In this time of dark and light, I spend a lot of time weighing the pros and cons of my life. And now that I’m free to do all sorts of different work, a good friend of mine asked me to help transition her daughter, 2-year-old Kutti (which means Little One, and is a nickname, as are all the names I use for children in my care on this blog to protect their privacy), to being looked after by people other than her family. Kutti is very reserved at first and originally was very shy around me. When a child has been only used to one or two caregivers, it can be very hard to find common ground.
Kutti has been raised in quite a different way than most children I look after, and that gave me pause at first. Would I be able to connect with her on a level she would understand? Would I be able to understand her, to know what she needed and to address her needs? I believe that Kutti’s parents and I had similar ideas about this, and we were all worried at first about how she would react. I guess, as usual, that most of my anxiety is unfounded when it comes to these things. I tend to lose confidence in myself as a caregiver, to think all is going to be negative. I am a naturally catastrophizing person, and it’s something I try to stop doing. Things are never as bad as I believe they will be.
And Kutti honestly just took the lead on it all. She has a tiny dancer’s body, sparkling brown eyes and hands that are active and busy all the time. She twinkles here and there, flitting from one activity to another, and babbling in her language and English. One of my fears was that I wouldn’t be able to understand her words, but she repeats most things that I say, and then uses the words she has learned in context so that I nearly always know what she’s saying or wanting.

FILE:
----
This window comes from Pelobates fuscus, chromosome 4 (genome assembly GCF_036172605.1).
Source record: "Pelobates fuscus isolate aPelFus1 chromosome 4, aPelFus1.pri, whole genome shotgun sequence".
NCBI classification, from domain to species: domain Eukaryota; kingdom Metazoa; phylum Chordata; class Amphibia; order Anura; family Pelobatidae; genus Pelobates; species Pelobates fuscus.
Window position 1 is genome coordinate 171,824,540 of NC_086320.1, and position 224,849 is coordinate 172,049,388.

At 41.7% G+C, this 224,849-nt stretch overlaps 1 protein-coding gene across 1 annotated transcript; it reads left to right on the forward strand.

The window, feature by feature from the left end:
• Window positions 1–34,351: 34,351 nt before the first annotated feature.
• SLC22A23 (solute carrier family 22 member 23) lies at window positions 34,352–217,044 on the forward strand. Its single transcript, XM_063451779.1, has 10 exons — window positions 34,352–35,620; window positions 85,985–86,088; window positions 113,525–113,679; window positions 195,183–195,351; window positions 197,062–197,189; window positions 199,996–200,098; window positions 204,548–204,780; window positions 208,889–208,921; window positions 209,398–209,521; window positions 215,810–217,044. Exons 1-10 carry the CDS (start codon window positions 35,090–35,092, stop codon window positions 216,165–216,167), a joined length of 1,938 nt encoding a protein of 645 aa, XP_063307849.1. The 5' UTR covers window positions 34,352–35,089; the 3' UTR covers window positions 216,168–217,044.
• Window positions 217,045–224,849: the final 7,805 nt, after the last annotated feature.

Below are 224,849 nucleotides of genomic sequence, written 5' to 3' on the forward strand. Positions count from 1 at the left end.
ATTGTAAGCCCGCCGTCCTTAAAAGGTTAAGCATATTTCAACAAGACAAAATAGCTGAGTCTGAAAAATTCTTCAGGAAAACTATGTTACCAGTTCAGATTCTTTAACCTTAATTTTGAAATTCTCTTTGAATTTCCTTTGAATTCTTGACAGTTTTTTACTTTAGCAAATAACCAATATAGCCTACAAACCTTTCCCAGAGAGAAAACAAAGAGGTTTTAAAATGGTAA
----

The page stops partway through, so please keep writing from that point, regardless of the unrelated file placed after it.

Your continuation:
What I love about Kutti is her fun-loving nature. She is always looking to cheer, to sing, to dance or to run around. I like her energy, and I like her creative side. She loves to paint, scribble and work with media like water and sand to test different textures, mix different colours and learn different actions. The water table at our new EYC (because our other one closed, sadly) is her favourite spot to be in. And today, when we engaged in a little gross motor play in the gym, she enjoyed running, jumping, climbing and dancing, as well as running to me constantly to be “flown” around the gym in my arms.
What I’m saying is that I didn’t really have anything to worry about. Reserved children, for the most part, warm up. I know this inherently. Despite her different upbringing, Kutti is a child like other children, wanting to do the same things, looking for the same stimulation and caring that any other kid in my care looks for. And I’m gratified to see that her reservations with me have disappeared almost completely. She smiles at me when I greet her, and waves at me when I leave. She spends the in between showing me just how much fun certain activities can be.
I hope she never loses that fun-loving spirit. I hope she always looks upon a new person as someone who could potentially connect with her, as someone who is willing to join her on her journey of learning and growing.
She reminds me that I’m honoured to have this job. In the end, the fears and the frustrations are only a small part of the utter joy I have at being with children all day. This is my job, what I get to do. It not only keeps me active and healthy, it keeps me young and looking for the positive in my life.
I take time out for fun, and that’s important to keep me a nanny who is engaged, interested and ready to take on new challenges.
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